Time flies. Or maybe one’s sense of it changes with age.
So it is with women’s hockey.
The fight to bring the sport under the NCAA umbrella is still fresh in mind, but it’s been 10 years since that battle was won. And now we’re about to witness women’s hockey make its fourth appearance in the Winter Olympics (56 days and counting).
Has it really been a dozen years since Gold was struck in Nagano? Guess so.
One thing is certain and that’s that the D-I colleges have played in the growth of the sport. Then, as now, every member of the four U.S. Olympic squads either played or was on her way to honing her craft in college. A bunch more have played for other countries. Better than half of the 2010 squad (newly minted as it is) stepped directly from college last year to this year’s National Team.
Somebody has been doing some coaching.
â€œThe level of play has gone up huge,â€ said Olympic coach Mark Johnson, who is on leave from his â€œday jobâ€ as Wisconsin bench boss. â€œEspecially in the last three or four years. There are a lot more players playing at a high level, and that bodes well for college hockey and the people who are watching it.
â€œI think the coaches, whether it’s Division I or Division III, are well equipped to help train these athletes.”
Four of Johnson’s own Badgers will be playing for him in Vancouver. That’s some recruting tool, of course. With that, though comes the expectation to turn every recruit into an Olympic contender.
â€œI think it puts a little bit of pressure on us as coaches,â€ he said. â€œThese young ladies have set up goals and aspirations. A lot of them want to wear that USA jersey. Their dreams are to put that jersey on. I think the college game and (those) who are coaching in it are doing a great job. They’ve elevated the players that they’re bringing in. They’ve worked with them for one, or two, or three, or four years. And the end result is that we’re producing better hockey players.â€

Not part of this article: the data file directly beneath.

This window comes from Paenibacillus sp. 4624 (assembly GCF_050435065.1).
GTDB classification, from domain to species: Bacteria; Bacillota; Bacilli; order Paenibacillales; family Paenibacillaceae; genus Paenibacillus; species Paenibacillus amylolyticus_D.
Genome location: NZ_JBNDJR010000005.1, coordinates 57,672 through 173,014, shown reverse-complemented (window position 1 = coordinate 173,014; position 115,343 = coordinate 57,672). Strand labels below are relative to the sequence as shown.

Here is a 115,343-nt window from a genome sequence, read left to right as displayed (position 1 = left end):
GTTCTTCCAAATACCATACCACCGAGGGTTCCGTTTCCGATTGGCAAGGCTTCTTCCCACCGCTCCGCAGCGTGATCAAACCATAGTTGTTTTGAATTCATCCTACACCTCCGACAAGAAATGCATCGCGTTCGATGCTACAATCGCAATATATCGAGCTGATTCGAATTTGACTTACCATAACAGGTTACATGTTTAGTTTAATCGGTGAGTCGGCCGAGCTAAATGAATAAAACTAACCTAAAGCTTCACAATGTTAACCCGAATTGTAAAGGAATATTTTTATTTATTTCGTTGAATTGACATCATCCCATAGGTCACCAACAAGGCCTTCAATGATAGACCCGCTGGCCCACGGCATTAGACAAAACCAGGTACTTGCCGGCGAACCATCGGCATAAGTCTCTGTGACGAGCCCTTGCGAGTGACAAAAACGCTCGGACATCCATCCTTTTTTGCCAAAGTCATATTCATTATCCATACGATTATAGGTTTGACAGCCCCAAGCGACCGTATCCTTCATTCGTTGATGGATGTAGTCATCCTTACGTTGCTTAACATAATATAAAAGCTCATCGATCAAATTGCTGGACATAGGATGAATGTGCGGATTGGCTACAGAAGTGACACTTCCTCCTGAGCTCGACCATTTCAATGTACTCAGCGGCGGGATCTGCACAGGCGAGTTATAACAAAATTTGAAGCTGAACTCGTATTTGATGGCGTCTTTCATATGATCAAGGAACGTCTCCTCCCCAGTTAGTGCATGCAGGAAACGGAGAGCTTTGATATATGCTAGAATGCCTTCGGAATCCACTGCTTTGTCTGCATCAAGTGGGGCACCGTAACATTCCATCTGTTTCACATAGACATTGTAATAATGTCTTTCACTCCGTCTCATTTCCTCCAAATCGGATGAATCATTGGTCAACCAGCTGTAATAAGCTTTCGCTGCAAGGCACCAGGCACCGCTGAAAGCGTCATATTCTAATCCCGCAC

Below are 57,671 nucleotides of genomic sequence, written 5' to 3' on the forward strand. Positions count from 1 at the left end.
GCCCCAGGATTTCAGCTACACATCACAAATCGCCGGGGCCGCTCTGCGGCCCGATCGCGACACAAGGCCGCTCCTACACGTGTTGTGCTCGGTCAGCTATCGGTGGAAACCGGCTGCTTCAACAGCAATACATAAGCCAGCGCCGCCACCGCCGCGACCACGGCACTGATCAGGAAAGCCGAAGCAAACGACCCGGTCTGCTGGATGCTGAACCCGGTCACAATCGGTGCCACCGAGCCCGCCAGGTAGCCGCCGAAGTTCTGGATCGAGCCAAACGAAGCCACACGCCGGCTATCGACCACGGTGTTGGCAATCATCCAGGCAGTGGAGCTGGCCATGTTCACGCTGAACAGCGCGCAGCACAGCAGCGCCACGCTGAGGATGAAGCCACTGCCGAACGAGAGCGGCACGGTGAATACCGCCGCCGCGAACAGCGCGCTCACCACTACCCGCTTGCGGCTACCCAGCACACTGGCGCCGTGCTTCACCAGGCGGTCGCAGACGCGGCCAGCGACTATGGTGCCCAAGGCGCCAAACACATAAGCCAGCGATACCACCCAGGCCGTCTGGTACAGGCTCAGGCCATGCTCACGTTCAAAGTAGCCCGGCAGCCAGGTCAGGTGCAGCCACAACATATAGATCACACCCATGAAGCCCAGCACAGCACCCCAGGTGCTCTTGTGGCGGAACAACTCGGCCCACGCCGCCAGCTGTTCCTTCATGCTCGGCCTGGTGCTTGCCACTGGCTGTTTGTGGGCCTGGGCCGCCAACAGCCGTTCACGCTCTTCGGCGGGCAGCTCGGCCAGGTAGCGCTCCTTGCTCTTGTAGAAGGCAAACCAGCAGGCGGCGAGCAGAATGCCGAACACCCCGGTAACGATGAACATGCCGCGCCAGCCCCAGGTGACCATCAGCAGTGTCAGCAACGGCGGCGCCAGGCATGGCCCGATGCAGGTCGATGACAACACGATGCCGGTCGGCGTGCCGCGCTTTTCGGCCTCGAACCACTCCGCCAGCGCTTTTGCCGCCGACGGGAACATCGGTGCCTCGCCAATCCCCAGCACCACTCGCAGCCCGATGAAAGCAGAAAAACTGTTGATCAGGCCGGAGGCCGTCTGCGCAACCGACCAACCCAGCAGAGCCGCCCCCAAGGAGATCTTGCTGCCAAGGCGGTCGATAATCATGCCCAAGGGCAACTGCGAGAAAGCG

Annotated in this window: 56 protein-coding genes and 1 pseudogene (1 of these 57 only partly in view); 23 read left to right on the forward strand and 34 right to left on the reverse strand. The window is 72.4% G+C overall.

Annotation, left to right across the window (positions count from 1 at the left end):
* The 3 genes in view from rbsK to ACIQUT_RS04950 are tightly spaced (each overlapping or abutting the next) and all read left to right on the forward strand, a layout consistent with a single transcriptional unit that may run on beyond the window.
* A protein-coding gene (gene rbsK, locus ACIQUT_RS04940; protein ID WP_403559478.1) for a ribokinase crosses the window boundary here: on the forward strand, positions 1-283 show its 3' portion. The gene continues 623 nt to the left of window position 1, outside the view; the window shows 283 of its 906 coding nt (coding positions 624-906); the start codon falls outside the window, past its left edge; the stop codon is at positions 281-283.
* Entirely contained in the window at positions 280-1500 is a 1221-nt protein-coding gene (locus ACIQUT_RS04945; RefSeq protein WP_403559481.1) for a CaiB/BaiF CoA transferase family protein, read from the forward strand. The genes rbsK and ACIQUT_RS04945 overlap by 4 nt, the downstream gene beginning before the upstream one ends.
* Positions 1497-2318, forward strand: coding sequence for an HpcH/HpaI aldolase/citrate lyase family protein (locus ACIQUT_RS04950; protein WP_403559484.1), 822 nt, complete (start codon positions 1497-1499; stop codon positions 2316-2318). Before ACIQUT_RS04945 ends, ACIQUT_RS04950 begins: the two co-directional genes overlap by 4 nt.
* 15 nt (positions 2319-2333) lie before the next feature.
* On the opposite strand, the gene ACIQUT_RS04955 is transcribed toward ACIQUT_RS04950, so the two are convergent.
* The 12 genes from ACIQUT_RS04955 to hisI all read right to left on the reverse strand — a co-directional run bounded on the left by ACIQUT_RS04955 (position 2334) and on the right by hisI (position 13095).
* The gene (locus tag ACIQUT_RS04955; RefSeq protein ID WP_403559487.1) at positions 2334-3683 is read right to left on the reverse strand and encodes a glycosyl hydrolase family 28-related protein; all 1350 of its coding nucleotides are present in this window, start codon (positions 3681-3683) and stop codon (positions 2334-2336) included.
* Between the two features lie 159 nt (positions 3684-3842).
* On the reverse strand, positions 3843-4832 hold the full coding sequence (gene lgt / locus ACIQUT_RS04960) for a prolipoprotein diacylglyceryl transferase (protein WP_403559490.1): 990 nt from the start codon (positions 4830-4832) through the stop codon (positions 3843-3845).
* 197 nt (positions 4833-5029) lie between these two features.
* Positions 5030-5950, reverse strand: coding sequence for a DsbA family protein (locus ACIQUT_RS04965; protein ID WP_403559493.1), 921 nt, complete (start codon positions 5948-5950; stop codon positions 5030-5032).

That view is shared by Jocelyne Lamoureux, who along with twin sister Monique are among the host of Olympic newbies.
The Lamoureuxs played last year at Minnesota, but will move on to North Dakota next season. (Their NCAA transfer furlough year couldn’t have come at a better time, eh?)
â€œI’d liked to have believed that I would have been ready,â€ said Lamoureux. â€œBut there’s no question about it that playing college last year has made me a better player. Going from high school to college is a big step. But having that stepping stone, having the years fall the way they did definitely helped out.â€
High schoolers have made the Olympic jump before. Returnee Natalie Darwitz did it back in 2002. But no youthful phenoms made it out of this year’s Evaluation Camp, much less got any Olympic sniff this time around. Or maybe ever again.
These days talent is not enough.
It takes coaching and high level competition to get those skills â€œRing-readyâ€.
â€œPlaying with better players only makes you better,â€ said Lamoureux. â€œHaving to compete in the WCHA every weekend can only make you better. I think that having my college year, last year, was definitely a beneficial factor.â€
The Olympians (you don’t have to call them Nationals anymore) have a few tuneups left on their pre-Vancouver schedule. One of those happens to be the Jan. 5 visit to Wisconsin, where Johnson – as well as erstwhile Badgers Erika Lawler, Hilary Knight, Jessie Vetter, and Meghan Duggan – will be returning in the uncustomary role as the opposition.
â€œIt’s going to be goofy,â€ said Johnson, who had the same experience as a player with the 1980 Gold Medal squad, â€œbecause, I’m going to be in the visitor’s locker room and behind the wrong bench. (But) it’s something nice. I think for our players who have played at Wisconsin, it will be a special evening for them. It will be an exciting night, and an emotional night. It will actually be fun for me, because I’ll get to stay home for one day. I haven’t been home too much, the last four months.â€
Yeah, time’s been flyin’.